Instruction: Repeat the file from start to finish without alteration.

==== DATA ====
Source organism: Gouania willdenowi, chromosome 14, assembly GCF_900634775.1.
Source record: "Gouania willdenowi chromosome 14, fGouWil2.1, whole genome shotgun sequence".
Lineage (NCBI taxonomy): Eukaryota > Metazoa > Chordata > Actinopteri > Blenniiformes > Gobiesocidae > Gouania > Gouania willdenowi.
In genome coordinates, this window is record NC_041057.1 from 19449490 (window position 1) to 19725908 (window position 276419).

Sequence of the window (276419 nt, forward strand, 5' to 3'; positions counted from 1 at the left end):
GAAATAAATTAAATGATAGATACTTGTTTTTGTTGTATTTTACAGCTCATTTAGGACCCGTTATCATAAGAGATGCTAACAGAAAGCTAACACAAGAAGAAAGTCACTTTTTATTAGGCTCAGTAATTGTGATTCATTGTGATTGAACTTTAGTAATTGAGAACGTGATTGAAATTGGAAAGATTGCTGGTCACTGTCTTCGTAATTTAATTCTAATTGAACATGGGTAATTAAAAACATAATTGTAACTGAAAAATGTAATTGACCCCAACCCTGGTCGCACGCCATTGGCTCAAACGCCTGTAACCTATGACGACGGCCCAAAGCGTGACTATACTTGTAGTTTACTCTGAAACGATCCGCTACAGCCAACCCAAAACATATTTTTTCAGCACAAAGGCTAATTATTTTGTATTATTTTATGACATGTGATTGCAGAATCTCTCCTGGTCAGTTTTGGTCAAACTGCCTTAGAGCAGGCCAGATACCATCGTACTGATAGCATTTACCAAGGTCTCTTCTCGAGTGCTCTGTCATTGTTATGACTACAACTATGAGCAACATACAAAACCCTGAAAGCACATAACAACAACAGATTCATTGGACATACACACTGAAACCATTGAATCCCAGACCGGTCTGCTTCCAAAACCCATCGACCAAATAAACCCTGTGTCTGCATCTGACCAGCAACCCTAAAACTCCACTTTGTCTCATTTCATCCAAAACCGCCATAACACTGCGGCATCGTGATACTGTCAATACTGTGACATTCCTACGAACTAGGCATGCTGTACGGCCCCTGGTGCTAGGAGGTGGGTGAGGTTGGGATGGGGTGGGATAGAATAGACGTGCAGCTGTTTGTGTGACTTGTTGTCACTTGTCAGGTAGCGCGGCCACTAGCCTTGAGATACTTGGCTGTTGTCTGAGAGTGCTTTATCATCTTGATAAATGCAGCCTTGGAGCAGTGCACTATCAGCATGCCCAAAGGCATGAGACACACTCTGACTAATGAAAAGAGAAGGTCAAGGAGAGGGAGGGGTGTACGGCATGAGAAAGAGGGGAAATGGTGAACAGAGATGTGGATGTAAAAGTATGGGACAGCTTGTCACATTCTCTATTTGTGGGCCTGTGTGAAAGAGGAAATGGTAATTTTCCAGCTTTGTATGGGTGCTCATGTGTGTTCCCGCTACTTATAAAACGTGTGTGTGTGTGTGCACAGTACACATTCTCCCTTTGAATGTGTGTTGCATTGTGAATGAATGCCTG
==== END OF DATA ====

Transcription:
Source organism: Gouania willdenowi, chromosome 14, assembly GCF_900634775.1.
Source record: "Gouania willdenowi chromosome 14, fGouWil2.1, whole genome shotgun sequence".
Lineage (NCBI taxonomy): Eukaryota > Metazoa > Chordata > Actinopteri > Blenniiformes > Gobiesocidae > Gouania > Gouania willdenowi.
In genome coordinates, this window is record NC_041057.1 from 19449490 (window position 1) to 19725908 (window position 276419).

Sequence of the window (276419 nt, forward strand, 5' to 3'; positions counted from 1 at the left end):
GAAATAAATTAAATGATAGATACTTGTTTTTGTTGTATTTTACAGCTCATTTAGGACCCGTTATCATAAGAGATGCTAACAGAAAGCTAACACAAGAAGAAAGTCACTTTTTATTAGGCTCAGTAATTGTGATTCATTGTGATTGAACTTTAGTAATTGAGAACGTGATTGAAATTGGAAAGATTGCTGGTCACTGTCTTCGTAATTTAATTCTAATTGAACATGGGTAATTAAAAACATAATTGTAACTGAAAAATGTAATTGACCCCAACCCTGGTCGCACGCCATTGGCTCAAACGCCTGTAACCTATGACGACGGCCCAAAGCGTGACTATACTTGTAGTTTACTCTGAAACGATCCGCTACAGCCAACCCAAAACATATTTTTTCAGCACAAAGGCTAATTATTTTGTATTATTTTATGACATGTGATTGCAGAATCTCTCCTGGTCAGTTTTGGTCAAACTGCCTTAGAGCAGGCCAGATACCATCGTACTGATAGCATTTACCAAGGTCTCTTCTCGAGTGCTCTGTCATTGTTATGACTACAACTATGAGCAACATACAAAACCCTGAAAGCACATAACAACAACAGATTCATTGGACATACACACTGAAACCATTGAATCCCAGACCGGTCTGCTTCCAAAACCCATCGACCAAATAAACCCTGTGTCTGCATCTGACCAGCAACCCTAAAACTCCACTTTGTCTCATTTCATCCAAAACCGCCATAACACTGCGGCATCGTGATACTGTCAATACTGTGACATTCCTACGAACTAGGCATGCTGTACGGCCCCTGGTGCTAGGAGGTGGGTGAGGTTGGGATGGGGTGGGATAGAATAGACGTGCAGCTGTTTGTGTGACTTGTTGTCACTTGTCAGGTAGCGCGGCCACTAGCCTTGAGATACTTGGCTGTTGTCTGAGAGTGCTTTATCATCTTGATAAATGCAGCCTTGGAGCAGTGCACTATCAGCATGCCCAAAGGCATGAGACACACTCTGACTAATGAAAAGAGAAGGTCAAGGAGAGGGAGGGGTGTACGGCATGAGAAAGAGGGGAAATGGTGAACAGAGATGTGGATGTAAAAGTATGGGACAGCTTGTCACATTCTCTATTTGTGGGCCTGTGTGAAAGAGGAAATGGTAATTTTCCAGCTTTGTATGGGTGCTCATGTGTGTTCCCGCTACTTATAAAACGTGTGTGTGTGTGTGCACAGTACACATTCTCCCTTTGAATGTGTGTTGCATTGTGAATGAATGCCTG